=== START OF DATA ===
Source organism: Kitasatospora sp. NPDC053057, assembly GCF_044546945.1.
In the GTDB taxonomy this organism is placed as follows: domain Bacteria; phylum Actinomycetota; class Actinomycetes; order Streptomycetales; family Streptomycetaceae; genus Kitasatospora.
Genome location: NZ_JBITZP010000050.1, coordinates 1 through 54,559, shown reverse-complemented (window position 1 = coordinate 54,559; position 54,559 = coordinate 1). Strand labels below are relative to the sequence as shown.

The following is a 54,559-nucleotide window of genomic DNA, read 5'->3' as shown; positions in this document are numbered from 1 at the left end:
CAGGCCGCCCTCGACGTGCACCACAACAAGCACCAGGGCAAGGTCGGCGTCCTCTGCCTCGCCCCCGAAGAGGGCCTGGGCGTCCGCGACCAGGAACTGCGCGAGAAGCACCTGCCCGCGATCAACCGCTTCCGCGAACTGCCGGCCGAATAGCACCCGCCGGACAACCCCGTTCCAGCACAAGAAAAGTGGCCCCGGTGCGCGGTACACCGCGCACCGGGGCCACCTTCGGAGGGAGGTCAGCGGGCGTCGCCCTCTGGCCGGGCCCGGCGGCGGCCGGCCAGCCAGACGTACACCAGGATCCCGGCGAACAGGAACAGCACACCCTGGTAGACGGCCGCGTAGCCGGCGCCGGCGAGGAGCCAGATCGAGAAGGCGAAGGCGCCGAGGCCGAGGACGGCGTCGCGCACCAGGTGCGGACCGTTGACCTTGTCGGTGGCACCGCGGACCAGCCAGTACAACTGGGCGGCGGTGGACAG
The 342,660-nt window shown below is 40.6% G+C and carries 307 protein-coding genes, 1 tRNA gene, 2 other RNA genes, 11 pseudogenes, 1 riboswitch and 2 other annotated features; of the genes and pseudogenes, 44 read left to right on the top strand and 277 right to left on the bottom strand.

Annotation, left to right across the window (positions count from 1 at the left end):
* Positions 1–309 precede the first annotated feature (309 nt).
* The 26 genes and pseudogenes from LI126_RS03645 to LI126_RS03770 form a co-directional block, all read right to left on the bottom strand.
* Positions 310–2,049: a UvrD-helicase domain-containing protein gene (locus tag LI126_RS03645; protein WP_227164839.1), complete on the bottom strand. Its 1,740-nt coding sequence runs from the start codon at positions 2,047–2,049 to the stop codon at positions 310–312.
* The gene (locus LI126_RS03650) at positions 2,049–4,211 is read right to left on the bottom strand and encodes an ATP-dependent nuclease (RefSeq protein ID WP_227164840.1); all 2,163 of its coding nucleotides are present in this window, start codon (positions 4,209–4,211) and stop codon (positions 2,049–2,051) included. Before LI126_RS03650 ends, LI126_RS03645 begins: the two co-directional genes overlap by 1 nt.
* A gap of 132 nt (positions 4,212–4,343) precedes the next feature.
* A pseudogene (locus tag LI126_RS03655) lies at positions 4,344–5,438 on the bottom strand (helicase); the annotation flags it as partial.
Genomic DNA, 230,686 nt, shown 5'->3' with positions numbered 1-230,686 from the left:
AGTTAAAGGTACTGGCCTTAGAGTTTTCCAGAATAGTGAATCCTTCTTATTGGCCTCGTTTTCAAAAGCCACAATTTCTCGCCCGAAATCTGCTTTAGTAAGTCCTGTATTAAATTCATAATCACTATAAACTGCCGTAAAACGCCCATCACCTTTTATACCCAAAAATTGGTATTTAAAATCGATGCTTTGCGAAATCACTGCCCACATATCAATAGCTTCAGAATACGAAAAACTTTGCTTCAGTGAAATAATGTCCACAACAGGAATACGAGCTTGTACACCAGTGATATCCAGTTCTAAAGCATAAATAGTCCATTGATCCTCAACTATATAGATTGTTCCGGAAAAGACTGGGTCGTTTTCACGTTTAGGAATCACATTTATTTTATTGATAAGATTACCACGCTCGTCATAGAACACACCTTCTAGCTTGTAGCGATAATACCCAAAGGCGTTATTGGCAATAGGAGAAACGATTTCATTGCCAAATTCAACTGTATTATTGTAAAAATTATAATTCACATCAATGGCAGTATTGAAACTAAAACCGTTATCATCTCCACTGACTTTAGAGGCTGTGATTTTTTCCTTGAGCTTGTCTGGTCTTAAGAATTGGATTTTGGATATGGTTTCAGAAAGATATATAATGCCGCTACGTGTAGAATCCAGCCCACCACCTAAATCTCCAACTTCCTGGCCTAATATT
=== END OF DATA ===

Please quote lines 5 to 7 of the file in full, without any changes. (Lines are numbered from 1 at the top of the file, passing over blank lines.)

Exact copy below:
CAGGCCGCCCTCGACGTGCACCACAACAAGCACCAGGGCAAGGTCGGCGTCCTCTGCCTCGCCCCCGAAGAGGGCCTGGGCGTCCGCGACCAGGAACTGCGCGAGAAGCACCTGCCCGCGATCAACCGCTTCCGCGAACTGCCGGCCGAATAGCACCCGCCGGACAACCCCGTTCCAGCACAAGAAAAGTGGCCCCGGTGCGCGGTACACCGCGCACCGGGGCCACCTTCGGAGGGAGGTCAGCGGGCGTCGCCCTCTGGCCGGGCCCGGCGGCGGCCGGCCAGCCAGACGTACACCAGGATCCCGGCGAACAGGAACAGCACACCCTGGTAGACGGCCGCGTAGCCGGCGCCGGCGAGGAGCCAGATCGAGAAGGCGAAGGCGCCGAGGCCGAGGACGGCGTCGCGCACCAGGTGCGGACCGTTGACCTTGTCGGTGGCACCGCGGACCAGCCAGTACAACTGGGCGGCGGTGGACAG
The 342,660-nt window shown below is 40.6% G+C and carries 307 protein-coding genes, 1 tRNA gene, 2 other RNA genes, 11 pseudogenes, 1 riboswitch and 2 other annotated features; of the genes and pseudogenes, 44 read left to right on the top strand and 277 right to left on the bottom strand.

Annotation, left to right across the window (positions count from 1 at the left end):